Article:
How can I get a full process list in solaris, without truncated lines?
Is there a way to generate a full process listing in solaris, without truncated lines? I’ve tried the
ps command, with the following arguments:
-f Generates a full listing. (See below for significance of columns in a full list- ing.)
-l Generates a long listing. (See below.)
So, those both seem to do what I want, however, further down in the ps man page, I find this:
args The command with all its arguments as a string. The implementation may truncate this value to the field width; it is implementation-dependent whether any further truncation occurs. It is unspecified whether the string represented is a version of the argument list as it was passed to the command when it started, or is a version of the arguments as they may have been modified by the application. Applications cannot depend on being able to modify their argument list and having that modifica- tion be reflected in the output of ps. The Solaris implementation limits the string to 80 bytes; the string is the version of the argument list as it was passed to the command when it started.
Which basically says the output is going to be truncated and there is nothing I can do about it. So, I’m coming here. Surely other people have run into this problem and maybe even have a way around it. I’m guessing ps can’t do it and so I need to use other tools to do this. Is that accurate?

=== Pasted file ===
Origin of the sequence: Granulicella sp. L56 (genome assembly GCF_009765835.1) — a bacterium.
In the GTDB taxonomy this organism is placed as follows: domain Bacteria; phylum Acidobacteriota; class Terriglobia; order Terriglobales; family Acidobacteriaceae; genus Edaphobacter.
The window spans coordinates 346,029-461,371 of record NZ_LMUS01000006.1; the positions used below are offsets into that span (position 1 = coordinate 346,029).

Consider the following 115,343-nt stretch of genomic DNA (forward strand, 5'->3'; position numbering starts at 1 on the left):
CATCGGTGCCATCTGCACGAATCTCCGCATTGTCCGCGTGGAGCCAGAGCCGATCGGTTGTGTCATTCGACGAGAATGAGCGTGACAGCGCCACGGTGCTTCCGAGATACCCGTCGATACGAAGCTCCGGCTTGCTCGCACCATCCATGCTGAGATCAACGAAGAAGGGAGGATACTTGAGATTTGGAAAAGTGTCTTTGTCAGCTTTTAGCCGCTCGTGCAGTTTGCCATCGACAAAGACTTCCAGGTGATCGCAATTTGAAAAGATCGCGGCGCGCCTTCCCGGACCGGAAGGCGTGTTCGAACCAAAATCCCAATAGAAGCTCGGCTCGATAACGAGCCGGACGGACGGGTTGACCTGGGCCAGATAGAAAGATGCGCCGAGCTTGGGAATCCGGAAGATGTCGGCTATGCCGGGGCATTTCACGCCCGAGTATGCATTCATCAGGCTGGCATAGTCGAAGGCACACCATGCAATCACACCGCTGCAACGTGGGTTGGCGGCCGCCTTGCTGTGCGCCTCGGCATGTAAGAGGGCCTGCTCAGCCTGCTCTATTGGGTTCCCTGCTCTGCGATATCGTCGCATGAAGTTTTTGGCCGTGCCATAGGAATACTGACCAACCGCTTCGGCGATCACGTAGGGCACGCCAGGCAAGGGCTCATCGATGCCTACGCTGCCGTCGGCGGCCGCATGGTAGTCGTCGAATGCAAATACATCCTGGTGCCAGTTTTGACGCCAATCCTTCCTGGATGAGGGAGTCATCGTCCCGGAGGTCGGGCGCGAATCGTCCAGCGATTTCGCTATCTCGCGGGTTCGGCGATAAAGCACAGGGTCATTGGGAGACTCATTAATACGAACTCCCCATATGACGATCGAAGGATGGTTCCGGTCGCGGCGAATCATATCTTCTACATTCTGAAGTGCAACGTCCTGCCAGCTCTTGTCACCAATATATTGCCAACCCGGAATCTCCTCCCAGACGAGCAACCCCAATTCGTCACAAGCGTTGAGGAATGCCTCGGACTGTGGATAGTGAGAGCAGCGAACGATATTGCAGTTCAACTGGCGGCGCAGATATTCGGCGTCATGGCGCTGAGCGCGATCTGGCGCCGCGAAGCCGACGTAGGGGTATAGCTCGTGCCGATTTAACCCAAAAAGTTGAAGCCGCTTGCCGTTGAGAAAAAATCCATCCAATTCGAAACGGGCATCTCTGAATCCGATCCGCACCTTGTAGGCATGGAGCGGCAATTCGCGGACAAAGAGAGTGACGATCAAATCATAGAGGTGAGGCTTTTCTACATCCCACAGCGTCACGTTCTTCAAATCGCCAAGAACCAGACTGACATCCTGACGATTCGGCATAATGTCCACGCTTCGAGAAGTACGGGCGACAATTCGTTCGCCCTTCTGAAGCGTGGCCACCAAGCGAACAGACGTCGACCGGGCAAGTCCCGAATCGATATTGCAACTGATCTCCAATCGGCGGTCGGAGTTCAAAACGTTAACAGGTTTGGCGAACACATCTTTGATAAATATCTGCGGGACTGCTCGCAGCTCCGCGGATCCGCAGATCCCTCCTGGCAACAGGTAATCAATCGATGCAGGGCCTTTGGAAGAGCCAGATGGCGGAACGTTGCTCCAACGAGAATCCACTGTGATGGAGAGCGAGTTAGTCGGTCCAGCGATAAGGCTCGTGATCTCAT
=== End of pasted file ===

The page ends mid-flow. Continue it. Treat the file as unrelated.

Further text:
The kernel is not required to keep track of command line arguments. When a program is started through the
execve call, the kernel must copy the arguments into the process memory (so that they will be available as
argv in a C program, for example). After that, the kernel can discard the memory used to store the initial command line arguments. The process is allowed to overwrite its copy of the arguments. So there may simply be no trace of the arguments.
Some unix variants do keep a copy of the arguments in some form. Solaris exposes some data in
/proc/$pid. As of OpenSolaris 2009.06, the only trace of the arguments is in
/proc/$pid/psinfo, where they are concatenated with spaces in between (so you can’t distinguish between
foo "one" "two" and
foo "one two") and the resulting string is truncated to 80 bytes. This field in
/proc/$pid/psinfo is what
ps prints in the
By the way, the
-l options control what fields are printed, not whether the fields are truncated to some width.
you could try
this gives you a list of all arguments
or else use an other ps. If run as root (or any user with enough privileges for that matter)
will give you all arguments. Its part of SUNWscpu, “Source Compatibility, (Usr)”
ps command you use, I use
prstat will give you the currently running processes along with their pids and the CPU utilization.
ps -e gives the list of all the processes running. Also there’s this